David Bourget (Western Ontario)
David Chalmers (ANU, NYU)
Rafael De Clercq
Ezio Di Nucci
Jack Alan Reynolds
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Consciousness and Cognition 7 (3):410-423 (1998)
Cortical color blindness, or cerebral achromatopsia, has been likened by some authors to ''blindsight'' for color or an instance of ''covert'' processing of color. Recently, it has been shown that, although such patients are unable to identify or discriminate hue differences, they nevertheless show a striking ability to process wavelength differences, which can result in preserved sensitivity to chromatic contrast and motion in equiluminant displays. Moreover, visually evoked cortical potentials can still be elicited in response to chromatic stimuli. We suggest that these demonstrations reveal intact residual processes rather than the operation of covert processes, where proficient performance is accompanied by a denial of phenomenal awareness. We sought evidence for such covert processes by conducting appropriate tests on achromatopsic subject M.S. An ''indirect'' test entailing measurement of reaction times for letter identification failed to reveal covert color processes. In contrast, in a forced choice oddity task for color, M.S. was unable to verbally indicate the position of the different color, but was surprisingly adept at making an appropriate eye movement to its location. This ''direct'' test thus revealed the possible covert use of chromatic differences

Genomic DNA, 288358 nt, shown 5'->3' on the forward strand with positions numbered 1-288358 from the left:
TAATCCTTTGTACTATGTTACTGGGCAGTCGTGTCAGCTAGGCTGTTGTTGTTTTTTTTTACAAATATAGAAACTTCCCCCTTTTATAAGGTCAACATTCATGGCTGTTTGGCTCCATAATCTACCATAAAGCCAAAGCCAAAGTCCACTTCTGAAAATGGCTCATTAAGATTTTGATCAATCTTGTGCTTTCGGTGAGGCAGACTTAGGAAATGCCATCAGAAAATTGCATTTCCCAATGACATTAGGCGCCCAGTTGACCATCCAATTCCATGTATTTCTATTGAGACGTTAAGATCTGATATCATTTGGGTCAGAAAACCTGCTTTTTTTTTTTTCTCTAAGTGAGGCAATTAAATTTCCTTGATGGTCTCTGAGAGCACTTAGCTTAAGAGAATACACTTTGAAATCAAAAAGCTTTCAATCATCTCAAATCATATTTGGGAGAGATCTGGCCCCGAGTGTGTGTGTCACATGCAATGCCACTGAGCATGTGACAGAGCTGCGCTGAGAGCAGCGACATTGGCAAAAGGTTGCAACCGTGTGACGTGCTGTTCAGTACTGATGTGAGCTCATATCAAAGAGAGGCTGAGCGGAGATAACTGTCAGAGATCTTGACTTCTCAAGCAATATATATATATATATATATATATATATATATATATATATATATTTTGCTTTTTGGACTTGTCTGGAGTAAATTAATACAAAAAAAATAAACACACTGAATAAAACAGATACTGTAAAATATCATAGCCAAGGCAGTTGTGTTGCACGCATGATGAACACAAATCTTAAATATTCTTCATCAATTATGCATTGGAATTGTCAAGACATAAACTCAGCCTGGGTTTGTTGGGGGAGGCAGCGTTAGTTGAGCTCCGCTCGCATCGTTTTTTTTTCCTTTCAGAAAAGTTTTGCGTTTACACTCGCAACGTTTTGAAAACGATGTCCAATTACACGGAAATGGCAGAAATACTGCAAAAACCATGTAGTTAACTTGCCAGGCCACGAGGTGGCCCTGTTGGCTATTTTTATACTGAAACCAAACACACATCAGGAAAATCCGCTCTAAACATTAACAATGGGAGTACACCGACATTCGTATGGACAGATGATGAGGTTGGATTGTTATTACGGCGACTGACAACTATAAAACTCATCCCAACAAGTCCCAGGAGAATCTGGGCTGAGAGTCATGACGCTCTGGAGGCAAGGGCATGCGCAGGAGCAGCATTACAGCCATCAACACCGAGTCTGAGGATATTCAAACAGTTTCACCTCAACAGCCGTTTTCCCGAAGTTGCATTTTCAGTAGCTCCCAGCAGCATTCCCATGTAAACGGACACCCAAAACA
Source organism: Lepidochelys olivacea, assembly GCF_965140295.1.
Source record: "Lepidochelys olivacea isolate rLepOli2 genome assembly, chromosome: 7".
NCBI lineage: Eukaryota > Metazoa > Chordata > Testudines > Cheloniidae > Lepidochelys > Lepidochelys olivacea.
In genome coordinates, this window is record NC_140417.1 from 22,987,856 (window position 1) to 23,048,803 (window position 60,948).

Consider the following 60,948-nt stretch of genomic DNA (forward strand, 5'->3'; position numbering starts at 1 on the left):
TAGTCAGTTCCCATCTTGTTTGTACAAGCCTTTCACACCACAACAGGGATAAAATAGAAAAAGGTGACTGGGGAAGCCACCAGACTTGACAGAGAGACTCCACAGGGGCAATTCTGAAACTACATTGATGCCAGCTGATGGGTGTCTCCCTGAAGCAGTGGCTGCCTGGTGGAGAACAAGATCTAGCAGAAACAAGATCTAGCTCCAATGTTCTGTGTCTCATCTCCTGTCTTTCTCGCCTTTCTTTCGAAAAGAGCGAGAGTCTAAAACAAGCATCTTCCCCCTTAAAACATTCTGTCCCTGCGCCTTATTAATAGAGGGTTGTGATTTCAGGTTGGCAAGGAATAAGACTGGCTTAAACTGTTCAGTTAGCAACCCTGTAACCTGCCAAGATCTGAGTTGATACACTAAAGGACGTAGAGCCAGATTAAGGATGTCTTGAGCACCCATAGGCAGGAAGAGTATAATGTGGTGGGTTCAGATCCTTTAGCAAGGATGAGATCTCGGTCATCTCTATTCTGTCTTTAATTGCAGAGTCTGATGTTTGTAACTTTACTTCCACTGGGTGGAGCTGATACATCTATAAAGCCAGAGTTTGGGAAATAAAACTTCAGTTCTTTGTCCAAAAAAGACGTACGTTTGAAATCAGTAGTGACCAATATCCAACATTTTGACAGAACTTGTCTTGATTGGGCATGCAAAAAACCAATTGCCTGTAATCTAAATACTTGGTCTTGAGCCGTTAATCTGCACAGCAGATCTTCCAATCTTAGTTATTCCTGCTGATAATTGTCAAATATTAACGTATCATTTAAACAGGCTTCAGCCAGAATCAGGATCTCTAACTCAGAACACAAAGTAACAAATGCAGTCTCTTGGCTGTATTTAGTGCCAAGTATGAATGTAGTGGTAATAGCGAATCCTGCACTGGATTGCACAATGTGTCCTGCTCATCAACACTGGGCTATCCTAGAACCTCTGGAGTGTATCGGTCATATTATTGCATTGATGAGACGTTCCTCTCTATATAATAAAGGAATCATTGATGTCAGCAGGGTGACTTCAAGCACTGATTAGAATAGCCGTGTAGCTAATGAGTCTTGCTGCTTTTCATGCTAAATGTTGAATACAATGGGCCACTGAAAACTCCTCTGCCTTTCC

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Citations of this work BETA
Robert W. Kentridge (2015). What is It Like to Have Type-2 Blindsight? Drawing Inferences From Residual Function in Type-1 Blindsight. Consciousness and Cognition 32:41-44.
Basileios Kroustallis (2005). Blindsight. Philosophical Psychology 18 (1):31-43.
Claudia Carrara Augustenborg (2010). The Endogenous Feedback Network: A New Approach to the Comprehensive Study of Consciousness. Consciousness and Cognition 19 (2):547-579.
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